Cities Should Embrace After-School Learning

May 2, 2013

By Christopher Coleman, Karl Dean, James Mitchell Jr., Betsy Price, and Ronnie Steine

As first appeared in Education Week April 24, 2013. Reprinted with permission from the authors.

  

No longer can leaders of American cities be spectators when it comes to ensuring that our children have the education and skills necessary to succeed in school and life. Competition for jobs within the United States, let alone across the world, is at an all-time high.

For our cities to remain beacons of hope, it is our responsibility as municipal leaders to help young people develop the skills and talents they need to find gainful employment and become successful adults in a knowledge-based economy. City leaders must work together with schools, parents, and others to help young people thrive, with a shared understanding that their success will determine the success of our cities.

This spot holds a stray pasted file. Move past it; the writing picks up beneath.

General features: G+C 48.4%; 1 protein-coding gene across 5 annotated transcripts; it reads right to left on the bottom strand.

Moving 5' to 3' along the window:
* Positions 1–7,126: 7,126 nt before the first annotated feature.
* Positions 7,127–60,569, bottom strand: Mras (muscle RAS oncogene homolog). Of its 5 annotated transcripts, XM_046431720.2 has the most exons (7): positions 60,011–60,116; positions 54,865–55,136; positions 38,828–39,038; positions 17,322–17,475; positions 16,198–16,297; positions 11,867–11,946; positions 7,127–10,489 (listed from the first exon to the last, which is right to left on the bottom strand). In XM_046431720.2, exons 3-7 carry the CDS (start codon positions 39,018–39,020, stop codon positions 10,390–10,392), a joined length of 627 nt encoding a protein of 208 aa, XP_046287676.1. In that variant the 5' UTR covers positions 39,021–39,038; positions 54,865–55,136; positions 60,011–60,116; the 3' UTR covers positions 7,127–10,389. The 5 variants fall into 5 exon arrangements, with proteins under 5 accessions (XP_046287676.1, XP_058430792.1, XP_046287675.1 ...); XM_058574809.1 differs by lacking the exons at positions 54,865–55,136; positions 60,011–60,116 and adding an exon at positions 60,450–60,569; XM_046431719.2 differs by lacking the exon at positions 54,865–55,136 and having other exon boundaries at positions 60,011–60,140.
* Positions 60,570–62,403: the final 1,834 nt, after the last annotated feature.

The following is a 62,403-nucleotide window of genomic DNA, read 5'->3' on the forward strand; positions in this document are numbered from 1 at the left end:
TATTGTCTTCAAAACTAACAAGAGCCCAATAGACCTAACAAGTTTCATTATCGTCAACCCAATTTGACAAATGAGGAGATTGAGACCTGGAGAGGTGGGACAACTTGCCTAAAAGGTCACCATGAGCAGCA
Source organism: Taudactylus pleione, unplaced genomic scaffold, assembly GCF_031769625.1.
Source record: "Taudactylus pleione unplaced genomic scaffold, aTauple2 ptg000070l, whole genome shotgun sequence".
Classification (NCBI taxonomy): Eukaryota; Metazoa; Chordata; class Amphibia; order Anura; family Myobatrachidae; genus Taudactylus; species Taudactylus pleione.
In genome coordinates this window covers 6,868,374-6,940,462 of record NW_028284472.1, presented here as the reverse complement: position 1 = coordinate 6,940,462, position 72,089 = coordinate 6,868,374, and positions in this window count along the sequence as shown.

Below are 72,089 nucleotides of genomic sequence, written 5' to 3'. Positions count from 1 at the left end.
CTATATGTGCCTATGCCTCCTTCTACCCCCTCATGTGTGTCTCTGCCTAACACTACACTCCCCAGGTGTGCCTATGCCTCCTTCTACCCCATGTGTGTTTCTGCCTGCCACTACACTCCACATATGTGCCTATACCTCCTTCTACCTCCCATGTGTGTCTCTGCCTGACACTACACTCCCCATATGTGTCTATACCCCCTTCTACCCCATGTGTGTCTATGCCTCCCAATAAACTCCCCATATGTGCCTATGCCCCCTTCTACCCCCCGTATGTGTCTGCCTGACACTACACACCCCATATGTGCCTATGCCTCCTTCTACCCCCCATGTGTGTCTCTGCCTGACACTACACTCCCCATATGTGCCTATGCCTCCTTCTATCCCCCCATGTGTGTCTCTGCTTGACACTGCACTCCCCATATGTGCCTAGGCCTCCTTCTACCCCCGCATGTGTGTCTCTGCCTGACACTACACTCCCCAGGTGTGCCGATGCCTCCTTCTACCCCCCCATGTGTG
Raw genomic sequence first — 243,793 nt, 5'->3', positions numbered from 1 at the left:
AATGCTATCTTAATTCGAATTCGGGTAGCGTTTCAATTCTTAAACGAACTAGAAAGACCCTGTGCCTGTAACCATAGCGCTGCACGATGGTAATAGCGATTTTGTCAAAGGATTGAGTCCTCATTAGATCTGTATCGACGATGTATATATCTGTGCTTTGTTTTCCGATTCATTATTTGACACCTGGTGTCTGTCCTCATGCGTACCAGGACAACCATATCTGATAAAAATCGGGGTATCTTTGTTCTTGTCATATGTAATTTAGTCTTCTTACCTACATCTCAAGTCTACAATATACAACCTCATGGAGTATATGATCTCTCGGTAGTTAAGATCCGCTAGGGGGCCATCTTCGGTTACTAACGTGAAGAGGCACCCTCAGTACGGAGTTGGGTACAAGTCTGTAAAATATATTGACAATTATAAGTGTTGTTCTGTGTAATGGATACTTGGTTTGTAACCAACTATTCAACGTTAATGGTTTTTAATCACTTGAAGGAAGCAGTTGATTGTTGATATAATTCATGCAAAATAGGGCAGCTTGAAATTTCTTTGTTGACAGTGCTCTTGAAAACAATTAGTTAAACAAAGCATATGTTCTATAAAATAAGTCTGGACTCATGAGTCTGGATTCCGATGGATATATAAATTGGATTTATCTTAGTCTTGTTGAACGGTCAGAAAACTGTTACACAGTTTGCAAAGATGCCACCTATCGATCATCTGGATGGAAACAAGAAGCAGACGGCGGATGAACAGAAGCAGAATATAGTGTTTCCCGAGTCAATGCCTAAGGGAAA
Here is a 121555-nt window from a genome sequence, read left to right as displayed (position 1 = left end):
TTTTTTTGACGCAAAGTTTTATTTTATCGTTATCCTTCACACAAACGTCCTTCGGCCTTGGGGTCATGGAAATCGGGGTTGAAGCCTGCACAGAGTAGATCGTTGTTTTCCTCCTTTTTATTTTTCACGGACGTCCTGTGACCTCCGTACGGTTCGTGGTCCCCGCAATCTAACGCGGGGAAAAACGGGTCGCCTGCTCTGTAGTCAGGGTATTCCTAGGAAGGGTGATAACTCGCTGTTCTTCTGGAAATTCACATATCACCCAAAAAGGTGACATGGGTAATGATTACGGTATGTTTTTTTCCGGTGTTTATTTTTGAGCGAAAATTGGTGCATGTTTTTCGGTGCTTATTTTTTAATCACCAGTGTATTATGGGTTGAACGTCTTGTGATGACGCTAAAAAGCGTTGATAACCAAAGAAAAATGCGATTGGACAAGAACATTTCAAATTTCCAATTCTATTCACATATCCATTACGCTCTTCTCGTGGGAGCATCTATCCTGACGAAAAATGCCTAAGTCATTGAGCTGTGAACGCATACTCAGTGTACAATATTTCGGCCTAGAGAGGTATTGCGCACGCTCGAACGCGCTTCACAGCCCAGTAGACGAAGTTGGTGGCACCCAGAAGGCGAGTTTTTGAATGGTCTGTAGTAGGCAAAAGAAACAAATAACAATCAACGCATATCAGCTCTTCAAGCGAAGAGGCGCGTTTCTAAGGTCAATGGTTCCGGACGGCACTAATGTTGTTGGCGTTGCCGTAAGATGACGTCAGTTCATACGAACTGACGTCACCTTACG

Maximizing the after-school hours is one important way in which city governments can improve educational outcomes for children and teenagers and reinforce what they learn in the classroom. We know that children spend about 80 percent of their time outside of school. How is that time used?

As mayors and city council members, we have a unique bully pulpit from which to promote the after-school hours as a time of enrichment and learning. In collaboration with other local partners, we can work collectively to provide all young people in our communities with access to high-quality after-school and expanded-learning opportunities.